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Archaeologists investigate mound beneath historic tower


Archaeologists are to investigate the keep of a castle which was built on the orders of William the Conqueror to dominate the Viking city of York.

Archaeologists investigate mound beneath historic tower
Archaeologists are to study the mound beneath Clifford's Tower 
[Credit: The Northern Echo]
Clifford's Tower, which has served as a prison and a royal mint, as well as the place where Henry VIII had the bodies of his enemies put on public display, will close for a fortnight this month (January).

Experts will take soil samples from several places in the mound of the landmark keep, which is among the most popular attractions in the North with more than 140,000 visitors annually, to better understand its structural stability and shed light on its make-up.

Jeremy Ashbee, head historic properties curator at English Heritage (EH), which runs the site, said the mound could contain material from a Bronze Age burial-mound and a Roman cemetery.

He said: "Its history as a castle starts with William the Conqueror in 1068, trying to subdue the North of England."

The tower, which was originally built by William the Conqueror to subdue the rebels of the north, was twice burned to the ground, before being rebuilt by Henry III in the 13th Century.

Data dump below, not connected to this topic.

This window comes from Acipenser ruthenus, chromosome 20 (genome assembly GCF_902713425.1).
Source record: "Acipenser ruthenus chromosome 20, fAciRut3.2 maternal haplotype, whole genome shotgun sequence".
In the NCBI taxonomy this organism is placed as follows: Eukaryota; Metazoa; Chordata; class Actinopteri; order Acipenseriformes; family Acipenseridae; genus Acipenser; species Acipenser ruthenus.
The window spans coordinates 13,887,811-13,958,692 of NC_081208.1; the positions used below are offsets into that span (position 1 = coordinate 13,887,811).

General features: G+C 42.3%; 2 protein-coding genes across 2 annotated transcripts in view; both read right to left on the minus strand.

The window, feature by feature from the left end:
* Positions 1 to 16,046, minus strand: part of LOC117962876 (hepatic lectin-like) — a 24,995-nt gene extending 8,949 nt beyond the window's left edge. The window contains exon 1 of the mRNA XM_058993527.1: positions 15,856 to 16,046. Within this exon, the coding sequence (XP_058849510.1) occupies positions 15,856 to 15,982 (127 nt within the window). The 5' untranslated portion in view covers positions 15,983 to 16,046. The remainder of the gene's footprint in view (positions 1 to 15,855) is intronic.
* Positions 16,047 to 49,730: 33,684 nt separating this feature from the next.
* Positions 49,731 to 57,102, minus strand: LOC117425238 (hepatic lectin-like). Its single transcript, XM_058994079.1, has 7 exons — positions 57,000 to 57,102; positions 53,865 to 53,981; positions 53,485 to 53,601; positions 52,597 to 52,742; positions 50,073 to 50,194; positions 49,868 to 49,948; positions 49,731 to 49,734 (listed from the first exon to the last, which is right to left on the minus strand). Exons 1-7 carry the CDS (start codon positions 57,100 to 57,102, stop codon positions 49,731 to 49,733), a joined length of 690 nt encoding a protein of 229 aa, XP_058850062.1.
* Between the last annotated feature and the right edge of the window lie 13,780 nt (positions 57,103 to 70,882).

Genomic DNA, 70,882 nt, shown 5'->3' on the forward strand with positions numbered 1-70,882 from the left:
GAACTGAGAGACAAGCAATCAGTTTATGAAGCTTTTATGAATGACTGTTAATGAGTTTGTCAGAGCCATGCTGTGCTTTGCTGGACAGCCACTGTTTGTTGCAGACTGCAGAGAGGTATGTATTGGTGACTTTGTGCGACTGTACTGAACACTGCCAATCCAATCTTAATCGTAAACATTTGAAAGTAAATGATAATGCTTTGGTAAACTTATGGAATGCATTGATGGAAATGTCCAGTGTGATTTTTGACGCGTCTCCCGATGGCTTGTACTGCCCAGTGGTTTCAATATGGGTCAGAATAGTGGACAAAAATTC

It takes its name from when Roger de Clifford was executed in 1322 or treason against Edward II and hanged in chains from the tower walls.

"We think that the mound has become taller and wider during successive re-buildings over nine centuries."

The stone structure of the tower will also be examined as part of essential conservation work.

EH said an initial assessment had found the foundations were in good shape and had confirmed concrete underpinning have taken place twice in the early 20th Century.

The conservation body said the results of the study would be used to determine what can be done to improve the visitor experience at the site.

Liz Page, EH historic properties director in the North, said the work would mean the closure of the tower from January 12 to 23.

She said: "We want to do the tower and its fascinating story justice.

"There are only three information panels to explain the vast history and significance of Clifford's Tower, which is inadequate.

"But before we start looking to the future, we need to look at the past and these works are part of that process."

Author: Stuart Minting | Source: The Northern Echo [January 01, 2015]
TANN

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